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The CDFA currently has the most licensees, as they are the sole agency responsible for licensing cultivators. As such, they also have one of the most stringent licensing processes.

As of mid-January, 2019, the CDFA reported that they had issued 6,291 temporary licenses to California cannabis cultivators. There were 4,109 temporary licenses with pending annual applications, and approximately 1,100 temporary licenses with pending annual applications are set to expire this month.

In response to the large number of pending applications, the CDFA issued the following email to applicants.

The annual license application review process includes three major components: local verification, administrative review, and scientific review. Each one of those components has a review time frame associated.

For instance, local verification can take up to 60 business days for the local jurisdiction to reply with compliance approval and the administrative and scientific reviews allow anything that is deficient to be provided within 90 calendar days of notice.

In general, the entire process can take 6+ months to complete. This process is heavily dependent on the applicants and owners responding in a timely manner to every notification and deficiency.

According to the Committee, the CDFA’s online license database shows that they have issued 10 annual cultivation licenses as of February 24 and one provisional license.

Assemblymember Jim Wood, the co-author of SB 67, added to McGuire’s statement, claiming that bureaucratic growing pains are to be expected, especially in an area as contentious as cannabis.

“We have many folks in the cannabis industry who have worked hard to comply with new rules and requirements, and we have, from the start, experienced some growing pains as state and local governments have also worked hard to get their processes running smoothly.”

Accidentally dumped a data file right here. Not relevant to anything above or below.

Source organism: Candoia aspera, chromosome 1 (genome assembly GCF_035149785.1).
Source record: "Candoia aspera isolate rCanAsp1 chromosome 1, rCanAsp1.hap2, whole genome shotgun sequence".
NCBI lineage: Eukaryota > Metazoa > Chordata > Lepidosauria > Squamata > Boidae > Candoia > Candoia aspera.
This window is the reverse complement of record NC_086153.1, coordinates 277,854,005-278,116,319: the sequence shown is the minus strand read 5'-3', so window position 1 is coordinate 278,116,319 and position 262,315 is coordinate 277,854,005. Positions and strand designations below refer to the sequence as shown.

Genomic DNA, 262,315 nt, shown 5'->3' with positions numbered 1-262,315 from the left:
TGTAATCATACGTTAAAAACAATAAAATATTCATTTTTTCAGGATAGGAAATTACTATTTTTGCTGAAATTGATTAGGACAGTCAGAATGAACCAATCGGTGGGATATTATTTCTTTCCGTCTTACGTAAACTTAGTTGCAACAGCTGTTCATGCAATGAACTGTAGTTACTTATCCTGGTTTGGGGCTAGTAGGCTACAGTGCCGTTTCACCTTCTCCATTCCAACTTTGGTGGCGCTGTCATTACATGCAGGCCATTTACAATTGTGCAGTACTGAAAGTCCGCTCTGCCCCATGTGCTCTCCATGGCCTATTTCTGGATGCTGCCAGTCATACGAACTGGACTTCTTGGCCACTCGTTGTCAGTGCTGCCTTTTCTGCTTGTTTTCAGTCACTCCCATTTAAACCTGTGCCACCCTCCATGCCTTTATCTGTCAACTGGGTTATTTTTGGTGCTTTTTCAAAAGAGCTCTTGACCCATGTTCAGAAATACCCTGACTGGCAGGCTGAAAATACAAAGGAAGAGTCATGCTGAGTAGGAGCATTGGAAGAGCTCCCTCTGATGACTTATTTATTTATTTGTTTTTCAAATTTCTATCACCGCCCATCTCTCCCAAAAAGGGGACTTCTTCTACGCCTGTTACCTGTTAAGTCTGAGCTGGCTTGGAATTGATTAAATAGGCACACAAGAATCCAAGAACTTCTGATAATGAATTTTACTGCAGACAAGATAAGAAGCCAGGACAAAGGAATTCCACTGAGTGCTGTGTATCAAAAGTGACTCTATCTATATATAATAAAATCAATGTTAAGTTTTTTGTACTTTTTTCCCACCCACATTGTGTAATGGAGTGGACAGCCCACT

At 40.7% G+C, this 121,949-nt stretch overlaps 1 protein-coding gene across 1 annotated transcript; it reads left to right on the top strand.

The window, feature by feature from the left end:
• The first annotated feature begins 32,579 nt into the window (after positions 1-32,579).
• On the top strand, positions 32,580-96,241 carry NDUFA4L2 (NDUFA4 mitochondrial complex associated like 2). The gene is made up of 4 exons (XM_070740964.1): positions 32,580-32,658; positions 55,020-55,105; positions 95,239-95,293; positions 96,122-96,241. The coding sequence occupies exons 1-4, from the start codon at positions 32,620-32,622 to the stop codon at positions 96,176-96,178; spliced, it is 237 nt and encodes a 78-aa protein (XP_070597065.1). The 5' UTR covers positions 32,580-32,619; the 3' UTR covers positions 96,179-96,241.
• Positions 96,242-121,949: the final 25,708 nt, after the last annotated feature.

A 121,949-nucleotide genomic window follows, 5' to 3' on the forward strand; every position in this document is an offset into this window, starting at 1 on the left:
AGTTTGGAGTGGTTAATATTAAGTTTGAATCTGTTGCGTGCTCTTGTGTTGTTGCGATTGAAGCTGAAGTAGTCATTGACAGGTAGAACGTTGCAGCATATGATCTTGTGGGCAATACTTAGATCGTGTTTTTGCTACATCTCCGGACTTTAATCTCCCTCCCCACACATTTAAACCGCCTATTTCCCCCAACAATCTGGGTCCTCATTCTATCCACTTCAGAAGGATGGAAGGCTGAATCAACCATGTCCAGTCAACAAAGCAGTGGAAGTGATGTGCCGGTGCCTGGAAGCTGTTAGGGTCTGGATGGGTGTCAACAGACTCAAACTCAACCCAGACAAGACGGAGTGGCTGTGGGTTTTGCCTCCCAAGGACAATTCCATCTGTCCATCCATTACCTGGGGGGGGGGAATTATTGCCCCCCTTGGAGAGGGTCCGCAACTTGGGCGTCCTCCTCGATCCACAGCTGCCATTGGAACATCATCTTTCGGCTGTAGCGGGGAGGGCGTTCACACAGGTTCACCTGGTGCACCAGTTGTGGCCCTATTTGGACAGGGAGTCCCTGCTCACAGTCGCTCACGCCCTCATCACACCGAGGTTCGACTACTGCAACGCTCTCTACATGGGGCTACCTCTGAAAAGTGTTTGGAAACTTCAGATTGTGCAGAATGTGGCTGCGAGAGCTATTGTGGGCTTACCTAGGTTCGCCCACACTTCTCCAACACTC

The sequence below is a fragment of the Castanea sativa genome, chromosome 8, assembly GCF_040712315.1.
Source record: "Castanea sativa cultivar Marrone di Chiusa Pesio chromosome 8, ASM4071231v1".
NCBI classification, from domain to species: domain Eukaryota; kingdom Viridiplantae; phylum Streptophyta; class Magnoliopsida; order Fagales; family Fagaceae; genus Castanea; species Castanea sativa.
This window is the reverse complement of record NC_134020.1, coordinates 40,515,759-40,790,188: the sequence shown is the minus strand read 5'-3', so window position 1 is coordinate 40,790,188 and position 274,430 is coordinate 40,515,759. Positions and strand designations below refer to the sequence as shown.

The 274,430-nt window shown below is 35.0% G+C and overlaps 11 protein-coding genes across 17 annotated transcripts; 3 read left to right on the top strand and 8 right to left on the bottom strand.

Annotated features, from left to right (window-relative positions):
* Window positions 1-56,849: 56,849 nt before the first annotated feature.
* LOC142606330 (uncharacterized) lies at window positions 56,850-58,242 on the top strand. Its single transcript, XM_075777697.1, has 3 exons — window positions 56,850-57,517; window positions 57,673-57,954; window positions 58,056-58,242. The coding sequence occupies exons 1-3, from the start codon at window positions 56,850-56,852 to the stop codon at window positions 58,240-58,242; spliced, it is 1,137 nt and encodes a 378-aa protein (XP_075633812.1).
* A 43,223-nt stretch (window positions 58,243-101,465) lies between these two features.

“[SB 67] will provide some short-term relief to those who have submitted their annual license applications on time and allow the various state agencies to catch up with the volume of applications that have been submitted,” Wood said.

The extinction event and the legislative bandaid

According to McGuire, the massive volume of temporary cannabis business licenses creates the real risk that not all provisional annual license applications will be able to go through the rigorous review process prior to the business’s temporary license expiring.

There are an estimated 10,000 temporary licenses scheduled to expire in 2019, with approximately 23 businesses scheduled to expire the day of the Senate Committee hearing.

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McGuire argued that this is the worst way to transition a multi-billion dollar agricultural market, a market which employs tens of thousands of Californians.

“We can’t afford to let good actors who want to comply with state law fall out of our regulated just because timelines are too short and departments have been unable to process applications. Without legal licenses, there isn’t a legal, regulated market here in the Golden State.”

There it is, the extinction event. Without licenses, there isn’t a legal cannabis market. Luckily, SB 67, if it should pass, would put a bandaid on the situation. The bill would allow the state to extend temporary licenses and calls for the improvement of the annual license process in the state.

SB 67 would authorize licensing agencies to do everything in their power to make temporary licenses provisional annual licenses and would allow licensing agencies to grant provisional annual licenses to businesses without temporary licenses once the backlog issue has been resolved.

McGuire’s bill is headed for the Senate Appropriations Committee. While the bill doesn’t have a set hearing date, it has already received overwhelming support from both the legislative and cannabis communities and is anticipated to pass with flying colors.